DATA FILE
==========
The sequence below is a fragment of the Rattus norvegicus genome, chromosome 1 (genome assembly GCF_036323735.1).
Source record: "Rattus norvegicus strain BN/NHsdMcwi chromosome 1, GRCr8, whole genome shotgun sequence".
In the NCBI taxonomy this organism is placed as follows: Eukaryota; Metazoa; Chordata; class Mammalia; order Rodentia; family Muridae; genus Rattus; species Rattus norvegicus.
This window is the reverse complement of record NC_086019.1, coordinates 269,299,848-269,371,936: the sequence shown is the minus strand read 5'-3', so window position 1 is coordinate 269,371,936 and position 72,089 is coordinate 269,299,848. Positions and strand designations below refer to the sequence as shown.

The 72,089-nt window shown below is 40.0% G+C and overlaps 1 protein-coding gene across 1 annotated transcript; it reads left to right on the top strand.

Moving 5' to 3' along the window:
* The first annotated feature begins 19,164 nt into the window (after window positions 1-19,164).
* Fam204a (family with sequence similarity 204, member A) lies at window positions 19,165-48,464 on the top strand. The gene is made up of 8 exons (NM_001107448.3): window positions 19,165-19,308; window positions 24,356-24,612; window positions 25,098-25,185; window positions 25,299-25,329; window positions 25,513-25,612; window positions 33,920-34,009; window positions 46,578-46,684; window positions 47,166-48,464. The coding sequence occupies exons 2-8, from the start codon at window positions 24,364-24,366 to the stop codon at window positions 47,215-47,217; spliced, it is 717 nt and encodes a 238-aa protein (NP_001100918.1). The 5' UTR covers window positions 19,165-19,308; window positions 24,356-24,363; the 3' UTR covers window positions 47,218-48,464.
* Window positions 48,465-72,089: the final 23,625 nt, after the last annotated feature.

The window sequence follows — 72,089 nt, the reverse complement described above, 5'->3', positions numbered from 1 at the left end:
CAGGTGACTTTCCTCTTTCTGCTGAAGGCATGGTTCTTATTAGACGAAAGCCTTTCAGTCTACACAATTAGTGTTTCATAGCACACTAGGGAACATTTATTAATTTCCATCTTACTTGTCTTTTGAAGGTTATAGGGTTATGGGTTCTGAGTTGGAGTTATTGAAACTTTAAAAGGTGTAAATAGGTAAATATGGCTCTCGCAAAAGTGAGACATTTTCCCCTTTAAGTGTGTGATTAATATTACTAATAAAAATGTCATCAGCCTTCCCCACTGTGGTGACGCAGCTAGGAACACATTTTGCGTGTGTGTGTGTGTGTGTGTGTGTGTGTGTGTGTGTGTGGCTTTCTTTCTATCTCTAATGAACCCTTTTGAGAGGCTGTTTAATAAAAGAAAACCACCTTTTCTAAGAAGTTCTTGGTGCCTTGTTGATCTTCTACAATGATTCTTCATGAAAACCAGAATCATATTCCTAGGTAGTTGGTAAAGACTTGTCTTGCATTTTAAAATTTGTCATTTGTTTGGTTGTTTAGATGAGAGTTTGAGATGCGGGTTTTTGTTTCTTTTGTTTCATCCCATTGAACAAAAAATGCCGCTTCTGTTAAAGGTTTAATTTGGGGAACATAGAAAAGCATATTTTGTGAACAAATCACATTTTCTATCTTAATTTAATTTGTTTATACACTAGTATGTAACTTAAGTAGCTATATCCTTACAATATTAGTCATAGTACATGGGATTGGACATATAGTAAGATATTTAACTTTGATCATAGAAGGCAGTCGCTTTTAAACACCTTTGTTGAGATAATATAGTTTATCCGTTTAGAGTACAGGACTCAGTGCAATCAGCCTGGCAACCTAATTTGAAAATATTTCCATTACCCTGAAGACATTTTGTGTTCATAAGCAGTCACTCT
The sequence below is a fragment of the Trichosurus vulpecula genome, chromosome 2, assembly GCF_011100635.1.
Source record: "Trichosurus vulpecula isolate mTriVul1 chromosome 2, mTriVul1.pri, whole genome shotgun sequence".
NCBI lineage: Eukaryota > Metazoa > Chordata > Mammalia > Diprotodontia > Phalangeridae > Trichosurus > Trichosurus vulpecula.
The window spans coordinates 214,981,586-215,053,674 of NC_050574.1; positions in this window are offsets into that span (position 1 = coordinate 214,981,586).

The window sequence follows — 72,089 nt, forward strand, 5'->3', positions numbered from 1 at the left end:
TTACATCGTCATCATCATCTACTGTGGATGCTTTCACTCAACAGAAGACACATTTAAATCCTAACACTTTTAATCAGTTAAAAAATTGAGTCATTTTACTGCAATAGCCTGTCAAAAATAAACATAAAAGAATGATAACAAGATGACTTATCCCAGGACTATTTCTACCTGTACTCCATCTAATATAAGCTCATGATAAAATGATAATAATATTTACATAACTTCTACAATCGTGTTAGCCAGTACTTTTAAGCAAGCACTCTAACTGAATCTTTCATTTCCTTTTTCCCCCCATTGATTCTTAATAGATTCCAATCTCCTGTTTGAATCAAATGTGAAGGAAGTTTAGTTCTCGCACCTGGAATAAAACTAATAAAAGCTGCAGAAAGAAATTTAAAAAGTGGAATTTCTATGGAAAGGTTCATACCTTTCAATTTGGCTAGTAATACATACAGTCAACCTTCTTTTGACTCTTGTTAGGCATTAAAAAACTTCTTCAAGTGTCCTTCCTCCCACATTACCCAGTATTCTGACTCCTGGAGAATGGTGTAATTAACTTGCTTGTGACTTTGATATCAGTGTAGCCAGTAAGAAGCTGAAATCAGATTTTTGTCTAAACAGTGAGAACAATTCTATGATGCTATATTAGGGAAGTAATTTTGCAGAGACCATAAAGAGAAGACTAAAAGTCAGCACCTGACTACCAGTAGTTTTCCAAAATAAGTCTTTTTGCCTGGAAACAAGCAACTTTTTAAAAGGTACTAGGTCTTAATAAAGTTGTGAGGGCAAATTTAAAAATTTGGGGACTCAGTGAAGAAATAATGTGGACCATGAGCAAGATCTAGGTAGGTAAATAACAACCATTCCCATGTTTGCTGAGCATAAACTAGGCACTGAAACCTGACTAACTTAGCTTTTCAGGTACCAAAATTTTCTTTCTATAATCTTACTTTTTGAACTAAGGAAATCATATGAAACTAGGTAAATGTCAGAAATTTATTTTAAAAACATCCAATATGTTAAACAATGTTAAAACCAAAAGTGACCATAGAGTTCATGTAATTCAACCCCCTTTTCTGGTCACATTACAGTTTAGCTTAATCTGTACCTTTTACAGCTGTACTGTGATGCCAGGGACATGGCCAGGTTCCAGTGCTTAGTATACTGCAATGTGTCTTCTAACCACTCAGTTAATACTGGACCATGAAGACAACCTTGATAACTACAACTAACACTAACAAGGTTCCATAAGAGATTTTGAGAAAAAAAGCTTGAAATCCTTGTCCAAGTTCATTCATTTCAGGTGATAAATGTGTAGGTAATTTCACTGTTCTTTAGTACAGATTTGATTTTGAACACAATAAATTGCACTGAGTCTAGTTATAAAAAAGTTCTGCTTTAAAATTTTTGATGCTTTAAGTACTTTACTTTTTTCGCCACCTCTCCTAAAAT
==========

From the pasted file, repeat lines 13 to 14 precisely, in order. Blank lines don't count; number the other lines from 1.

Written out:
Source record: "Trichosurus vulpecula isolate mTriVul1 chromosome 2, mTriVul1.pri, whole genome shotgun sequence".
NCBI lineage: Eukaryota > Metazoa > Chordata > Mammalia > Diprotodontia > Phalangeridae > Trichosurus > Trichosurus vulpecula.